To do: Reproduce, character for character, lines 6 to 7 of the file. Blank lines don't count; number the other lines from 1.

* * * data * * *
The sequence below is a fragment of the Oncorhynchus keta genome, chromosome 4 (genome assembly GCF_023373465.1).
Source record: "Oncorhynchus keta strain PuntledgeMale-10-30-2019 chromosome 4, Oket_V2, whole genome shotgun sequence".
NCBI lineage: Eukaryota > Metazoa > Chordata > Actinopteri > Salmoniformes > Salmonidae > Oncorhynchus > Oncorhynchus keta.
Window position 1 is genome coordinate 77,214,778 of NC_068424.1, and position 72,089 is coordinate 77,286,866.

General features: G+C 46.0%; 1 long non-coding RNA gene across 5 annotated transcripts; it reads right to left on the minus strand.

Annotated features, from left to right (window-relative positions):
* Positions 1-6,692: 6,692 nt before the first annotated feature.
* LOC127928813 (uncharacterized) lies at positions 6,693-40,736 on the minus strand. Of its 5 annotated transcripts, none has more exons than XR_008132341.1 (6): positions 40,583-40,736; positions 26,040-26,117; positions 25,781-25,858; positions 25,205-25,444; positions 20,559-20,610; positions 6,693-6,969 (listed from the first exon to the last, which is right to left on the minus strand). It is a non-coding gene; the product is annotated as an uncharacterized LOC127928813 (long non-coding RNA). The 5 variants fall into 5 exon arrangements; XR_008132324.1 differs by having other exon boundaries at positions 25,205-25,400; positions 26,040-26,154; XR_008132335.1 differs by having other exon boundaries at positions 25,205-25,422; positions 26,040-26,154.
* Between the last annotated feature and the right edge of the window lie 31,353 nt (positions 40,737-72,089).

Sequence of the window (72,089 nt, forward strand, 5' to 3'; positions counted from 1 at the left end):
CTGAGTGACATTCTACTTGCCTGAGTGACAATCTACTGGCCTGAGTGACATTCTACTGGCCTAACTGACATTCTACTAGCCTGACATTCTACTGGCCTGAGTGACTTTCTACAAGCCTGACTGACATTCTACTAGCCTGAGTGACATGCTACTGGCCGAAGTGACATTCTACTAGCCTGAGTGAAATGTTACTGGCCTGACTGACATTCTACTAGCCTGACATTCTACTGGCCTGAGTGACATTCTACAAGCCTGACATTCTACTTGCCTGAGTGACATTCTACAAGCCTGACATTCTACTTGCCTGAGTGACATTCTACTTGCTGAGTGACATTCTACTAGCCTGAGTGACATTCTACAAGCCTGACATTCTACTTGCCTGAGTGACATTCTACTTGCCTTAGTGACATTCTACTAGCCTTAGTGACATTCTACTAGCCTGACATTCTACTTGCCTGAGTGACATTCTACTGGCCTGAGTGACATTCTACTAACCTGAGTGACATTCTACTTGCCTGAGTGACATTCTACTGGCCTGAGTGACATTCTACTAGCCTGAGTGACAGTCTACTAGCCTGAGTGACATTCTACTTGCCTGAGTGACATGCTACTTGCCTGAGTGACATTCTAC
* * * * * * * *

Annotated features, from left to right (window-relative positions):
* Positions 1-6,692: 6,692 nt before the first annotated feature.